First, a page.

Minecraft Image, character with pickaxe surrounded by happy animals.

Language Evolution and Gaming

This piece was penned by Dr Sean Roberts, and first appeared at Replicated Typo. Sean is an evolutionary linguistic working as a post-doctoral researcher at the Max Planck Institute for Psycholinguistics at Nijmegen. Here he briefly outlines the role of video games in his research, and what we can learn about language evolution, linguistic diversity and the brain as a result. You can find out more about Sean and his research here, or follow him on Twitter at @aucksAdventures.

Minecraft shows us how language evolved

Circular minecraft structure, blocks with arches.

How were the very first languages created? How do you agree on words for things if you don't have a language yet? The accepted theory is people point at stuff they need and invent a word for it at the same time. After many rounds of negotiation, people come to a consensus about how to describe things. We tried to simulate this in Minecraft by getting people to build a little house together, but they could only communicate by knocking on the table. But what we found was that, if you gave people the ability to point at things, they could do the task perfectly well without inventing a communication system at all. This was quite surprising, and suggests that language did not originate as a simple way of requesting things, but maybe as a way of referring to stuff that you can't easily point to, like the future or emotions. Find out more about Minecraft and language evolution.

A chimp playing a computer game shows us we have flexible brains

Chimp playing computer game.

Ayumu is a chimpanzee who plays computer games, and they're REALLY GOOD. In a game where you have to memorise the location of numbers on a screen, they left human participants in the dust (there's a fun video of this). The original researchers concluded that there was a genetic difference between us and chimpanzees: Chimps had evolved better visual memory for hunting, and we evolved better auditory memory for speaking. However, we wondered if Ayumu could beat experienced gamers. We set up a 'Chimp Challenge' online where people could play the game. We found over 60 people who were as good as Ayumu. This suggests that the difference is also due to our experience - humans have very flexible brains that can get good at a lot of different things. Find out more about these experiments.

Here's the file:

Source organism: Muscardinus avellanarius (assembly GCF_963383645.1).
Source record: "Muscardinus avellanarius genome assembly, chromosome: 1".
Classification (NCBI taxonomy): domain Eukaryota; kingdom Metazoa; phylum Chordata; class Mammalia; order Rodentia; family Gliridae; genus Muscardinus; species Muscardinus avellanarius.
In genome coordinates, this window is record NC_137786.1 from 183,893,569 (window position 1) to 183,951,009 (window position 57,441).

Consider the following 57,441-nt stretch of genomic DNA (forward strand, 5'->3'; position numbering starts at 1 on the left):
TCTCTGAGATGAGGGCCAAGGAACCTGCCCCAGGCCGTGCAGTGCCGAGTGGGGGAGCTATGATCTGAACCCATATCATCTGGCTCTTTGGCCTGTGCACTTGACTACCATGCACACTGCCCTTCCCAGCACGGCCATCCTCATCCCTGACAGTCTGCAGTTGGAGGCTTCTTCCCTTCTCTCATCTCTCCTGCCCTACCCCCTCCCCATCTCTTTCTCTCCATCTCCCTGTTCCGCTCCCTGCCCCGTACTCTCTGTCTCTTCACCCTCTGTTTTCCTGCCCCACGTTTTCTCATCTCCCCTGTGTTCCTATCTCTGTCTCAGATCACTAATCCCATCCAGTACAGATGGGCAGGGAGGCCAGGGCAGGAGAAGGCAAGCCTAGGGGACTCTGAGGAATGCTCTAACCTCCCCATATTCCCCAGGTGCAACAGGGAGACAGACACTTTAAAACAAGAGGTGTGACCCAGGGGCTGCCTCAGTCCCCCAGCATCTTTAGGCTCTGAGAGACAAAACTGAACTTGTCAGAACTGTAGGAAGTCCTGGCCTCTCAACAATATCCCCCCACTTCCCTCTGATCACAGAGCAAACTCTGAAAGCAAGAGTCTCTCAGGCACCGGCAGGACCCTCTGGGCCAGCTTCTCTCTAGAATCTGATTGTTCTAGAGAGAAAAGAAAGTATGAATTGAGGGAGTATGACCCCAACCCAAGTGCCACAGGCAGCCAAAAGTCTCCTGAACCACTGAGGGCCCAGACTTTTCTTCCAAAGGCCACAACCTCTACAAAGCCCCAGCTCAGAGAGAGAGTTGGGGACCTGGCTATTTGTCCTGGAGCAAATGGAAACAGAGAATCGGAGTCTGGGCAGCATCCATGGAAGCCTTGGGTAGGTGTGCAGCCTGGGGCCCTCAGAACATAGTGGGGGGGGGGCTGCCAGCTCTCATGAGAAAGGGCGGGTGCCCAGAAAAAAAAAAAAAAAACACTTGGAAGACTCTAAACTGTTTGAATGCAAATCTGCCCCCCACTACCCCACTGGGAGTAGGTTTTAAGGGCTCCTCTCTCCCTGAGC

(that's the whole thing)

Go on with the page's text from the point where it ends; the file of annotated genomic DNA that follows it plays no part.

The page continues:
Computer games can help us learn about linguistic diversity

Web showing connections between different languages.

Linguists are great at spotting differences between languages, but we don't actually know very much about what differences matter most to people. We explored the great language game – an online game where you have to name the language being spoken in a recording. Looking at 15 million results, we found that the more different languages were, the easier people could tell them apart. But we also found that people confused some languages that linguists would consider extremely different, and also that there were differences depending on the languages you know. We suggest that how you experience a foreign language is linked to your cultural knowledge and beliefs. We took this one step further by creating an updated version of the game with some very rare languages, which we hope to analyse in the future. Find out more about linguistic diversity here.

You can find a trove of interesting information in Sean's posts at Replicated Typo.

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